Chicago

You kill hogs for us all,
Making tools, stacking grain,
Playing with railroads and handling a nation’s trains.
Stormy, husky, brawling,
City of big body and quick mind,
Rumor calls you monstrous and I know it’s so, for I saw a lady in paint, shining by a gas lamp of yours, luring farm boys.
And rumor calls you corrupt and I say back: It is so, I saw a gunman kill and walk about to kill again.
And rumor calls you brutal and my word is: On a child’s mouth I saw a mark of wanton starvation.
And having said so I turn again to all who scoff at this my city, and I scoff too and say:
Go and find any city that isn’t this, lifting its chin up, singing so proud to work so rough and strong and cunning.
Flinging a dynamic jinx amid daily toil of piling job on job, this is a tall bold guy in spot four standing vivid against soft tiny towns;
Angry as a dog with mouth lapping for action, cunning as a warrior fighting against sand,
Bald,
Digging,
Crashing,
Planning,
Building, bulldozing, building again,
Through smoky dust all around his mouth, laughing with blank incisors,
Struggling to stand with all that must pass on his back, laughing as a young man laughs,
Laughing just as an ignorant champion who hasn’t lost any fights,
Bragging and laughing that through his wrist is a rhythm, and through his ribs our soul, Laughing!
Laughing a stormy, husky, brawling laugh of Youth, shirt off, oozing, proudly killing hogs, making tools, stacking grain, playing with railroads, and handling trains for our nation.

You Are Old, Mr. Favre

“You are old, Mr. Favre,” a reporter did call.
“And you’ve seen quite a lot of the game.
And yet you incessantly throw the football
To the wrong team. Isn’t that a shame?”

“In my youth,” the veteran replied to the man,
“I had no control of my arm.
But I do as I’ve practiced, since that way I can
Be sure that I’ll come to no harm.”

“You are old,” said the youth, “as I mentioned before.
And have played with most uncommon skill.
Yet at the end, the Vikings just couldn’t score.
Surely this wasn’t part of your will?”

“In my youth,” answered Brett, taking his helmet off,
“I kept all my limbs in good care.
But now,” he went on, with a sigh and a cough,
“My bygone strength just isn’t there.”

“You are old,” said the youth, “and your jaws are too weak
For anything tougher than suet.
But your whispers will stir up new rumors each week.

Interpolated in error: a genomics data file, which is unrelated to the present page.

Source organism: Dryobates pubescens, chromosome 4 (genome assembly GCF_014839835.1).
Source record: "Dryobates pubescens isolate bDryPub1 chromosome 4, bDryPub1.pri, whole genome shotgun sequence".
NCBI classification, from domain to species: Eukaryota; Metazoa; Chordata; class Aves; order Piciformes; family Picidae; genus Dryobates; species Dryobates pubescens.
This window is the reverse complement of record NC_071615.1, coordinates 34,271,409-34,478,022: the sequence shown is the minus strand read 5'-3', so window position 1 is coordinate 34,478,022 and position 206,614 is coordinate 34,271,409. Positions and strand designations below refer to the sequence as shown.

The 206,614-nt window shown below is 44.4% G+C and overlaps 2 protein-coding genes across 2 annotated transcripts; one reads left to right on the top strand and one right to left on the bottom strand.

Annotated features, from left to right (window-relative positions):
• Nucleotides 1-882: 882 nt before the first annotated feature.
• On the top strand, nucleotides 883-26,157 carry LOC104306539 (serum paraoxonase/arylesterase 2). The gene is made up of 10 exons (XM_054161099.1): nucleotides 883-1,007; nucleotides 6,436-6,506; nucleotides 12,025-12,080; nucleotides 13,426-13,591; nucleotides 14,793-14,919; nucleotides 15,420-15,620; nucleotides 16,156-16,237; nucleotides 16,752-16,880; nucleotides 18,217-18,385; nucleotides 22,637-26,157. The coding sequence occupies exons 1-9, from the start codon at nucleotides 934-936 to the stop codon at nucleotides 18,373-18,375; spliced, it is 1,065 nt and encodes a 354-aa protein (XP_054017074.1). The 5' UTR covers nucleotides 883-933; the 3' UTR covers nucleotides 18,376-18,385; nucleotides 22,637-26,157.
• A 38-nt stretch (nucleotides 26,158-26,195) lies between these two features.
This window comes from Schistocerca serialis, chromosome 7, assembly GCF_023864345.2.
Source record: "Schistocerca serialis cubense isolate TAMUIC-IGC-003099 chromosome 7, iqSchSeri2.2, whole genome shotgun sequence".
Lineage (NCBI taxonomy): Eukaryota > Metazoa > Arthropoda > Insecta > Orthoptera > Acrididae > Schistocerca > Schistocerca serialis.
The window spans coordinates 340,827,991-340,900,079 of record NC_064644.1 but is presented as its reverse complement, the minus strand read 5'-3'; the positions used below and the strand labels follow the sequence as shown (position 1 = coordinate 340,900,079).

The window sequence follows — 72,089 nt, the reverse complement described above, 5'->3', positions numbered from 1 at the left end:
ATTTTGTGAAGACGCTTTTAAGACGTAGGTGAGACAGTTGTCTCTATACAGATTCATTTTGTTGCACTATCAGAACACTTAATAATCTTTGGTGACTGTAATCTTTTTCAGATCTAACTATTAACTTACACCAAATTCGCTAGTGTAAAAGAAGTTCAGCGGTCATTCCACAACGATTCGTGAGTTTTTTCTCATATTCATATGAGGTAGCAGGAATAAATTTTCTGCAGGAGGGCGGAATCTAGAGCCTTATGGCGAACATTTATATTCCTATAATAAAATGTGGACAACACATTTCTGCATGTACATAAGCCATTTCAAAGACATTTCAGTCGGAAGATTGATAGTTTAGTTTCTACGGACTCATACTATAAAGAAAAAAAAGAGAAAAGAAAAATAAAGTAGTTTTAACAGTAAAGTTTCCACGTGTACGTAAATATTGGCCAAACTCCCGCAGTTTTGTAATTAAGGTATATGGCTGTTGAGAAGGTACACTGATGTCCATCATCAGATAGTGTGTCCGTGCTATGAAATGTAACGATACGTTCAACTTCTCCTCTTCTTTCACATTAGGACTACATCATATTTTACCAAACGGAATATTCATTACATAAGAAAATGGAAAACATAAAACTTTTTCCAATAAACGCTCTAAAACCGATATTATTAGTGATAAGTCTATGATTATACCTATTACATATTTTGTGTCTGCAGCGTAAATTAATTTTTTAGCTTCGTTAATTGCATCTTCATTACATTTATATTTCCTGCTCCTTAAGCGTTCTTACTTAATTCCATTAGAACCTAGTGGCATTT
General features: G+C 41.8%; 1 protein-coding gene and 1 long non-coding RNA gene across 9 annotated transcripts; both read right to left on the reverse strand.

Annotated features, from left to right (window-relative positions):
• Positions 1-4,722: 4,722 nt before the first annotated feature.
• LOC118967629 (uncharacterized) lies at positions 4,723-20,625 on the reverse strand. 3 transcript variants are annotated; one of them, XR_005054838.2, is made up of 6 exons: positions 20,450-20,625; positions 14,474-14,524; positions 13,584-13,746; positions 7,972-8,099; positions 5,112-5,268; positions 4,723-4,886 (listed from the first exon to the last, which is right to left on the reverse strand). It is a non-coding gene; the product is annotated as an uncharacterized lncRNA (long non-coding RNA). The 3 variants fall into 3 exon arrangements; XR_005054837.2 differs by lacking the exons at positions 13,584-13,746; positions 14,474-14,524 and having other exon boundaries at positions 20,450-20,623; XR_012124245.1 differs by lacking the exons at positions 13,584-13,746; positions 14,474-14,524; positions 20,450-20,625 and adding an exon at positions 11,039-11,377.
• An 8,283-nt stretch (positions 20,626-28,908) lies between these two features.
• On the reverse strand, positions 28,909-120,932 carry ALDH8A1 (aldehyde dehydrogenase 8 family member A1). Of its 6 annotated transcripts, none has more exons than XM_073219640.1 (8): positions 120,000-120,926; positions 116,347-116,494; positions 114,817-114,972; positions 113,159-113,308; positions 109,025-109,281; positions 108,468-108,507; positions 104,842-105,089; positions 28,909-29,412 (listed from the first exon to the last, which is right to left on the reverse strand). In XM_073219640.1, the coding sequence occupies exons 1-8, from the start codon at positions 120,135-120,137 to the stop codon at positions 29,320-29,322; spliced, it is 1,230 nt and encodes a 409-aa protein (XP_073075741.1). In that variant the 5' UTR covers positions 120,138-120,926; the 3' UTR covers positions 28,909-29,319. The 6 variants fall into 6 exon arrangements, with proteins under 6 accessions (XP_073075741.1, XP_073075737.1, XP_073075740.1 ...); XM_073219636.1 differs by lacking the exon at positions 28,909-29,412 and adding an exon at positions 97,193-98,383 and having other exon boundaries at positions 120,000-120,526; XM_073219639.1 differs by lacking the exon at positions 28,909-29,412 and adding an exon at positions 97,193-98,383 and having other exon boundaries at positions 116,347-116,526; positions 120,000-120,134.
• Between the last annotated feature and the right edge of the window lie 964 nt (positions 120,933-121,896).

Pray, how do you manage to do it?”

“In my youth,” Favre explained, “I’d pretend to broadcast
My made-up playoff victories.
My mouth got practice from those years so long past.
Now I can start rumors with ease.”

“You are old,” said the youth, “one can hardly suppose
That next season you will come back.
Or is that not true? You know how it goes.
Will you stay and help the attack?”

“I have answered three questions, and that is enough,”
Favre responded. “Don’t give yourself airs.
I’ll have the summer to think about that stuff.
Be off, or I’ll kick you down stairs!”

Bright Star

Bright star, I wish I was strong as thou art–
Not in solo glory aloft at night
And watching, with my constant lids apart,
A natural, nocturnal burst of light,
Moving surf at its daily, holy task
Of ablution for all us human boors,
Or gazing on a softly-falling mask
Of snow upon tall mountains and low moors–
No–although still unchanging, proud and tall,
Pillow’d upon my fair companion’s lung
To always know its soft trip up and fall
Always conscious and loving, always young,
Knowing inhalation, not old too soon
And so stay always–or I’ll faint and swoon.

“Pillow’d” was in this parody’s original vocabulary, punctuation and all. I’m lucky!

Colossus II

Not as a famous giant long ago
With monstrous limbs that go from land to land,
But at our sunny harbor shall now stand
A mighty woman with a torch to show
Lightning in prison off, who all with no
Past to brag of shall look to. In its hand
Glows light for all, and its look shall command
This airy harbor that twins flank. And so,
“Hold on to all your pomp and glory old!”
Its lips say without sound. “But bring your poor,
Your many who want to start again, bold,
Your trash trod down upon, running from war,
All who storms toss, up to this door of gold.
I lift my lamp to this bright, shining door!”

Circling fans

Circling and squaring. Dichotomous? Not totally. Squaring is growing, taking an input and forcing it to rapidly grow. From a straight path, you can form a big diamond, which is just a familiar polygon standing on a point.

But if you start with a small input, squaring will shrink it. You can go on shrinking until it’s just honing on on nothing at all, as if it was spiralling towards its origin.

But both squaring and circling sport a common trait. It’s not that both do similar things; it’s that you can think of both as abstractions. 2-D forms, impossibly thin and insubstantial, but our 3-D world can’t hurt it. Our bias, our assumptions, our not knowing what “famous” should signify…nothing can touch such functions.

But though squaring allows things to grow, circling is only skirting around. Not growing, not shrinking, just turning. And though you turn, you cannot go in.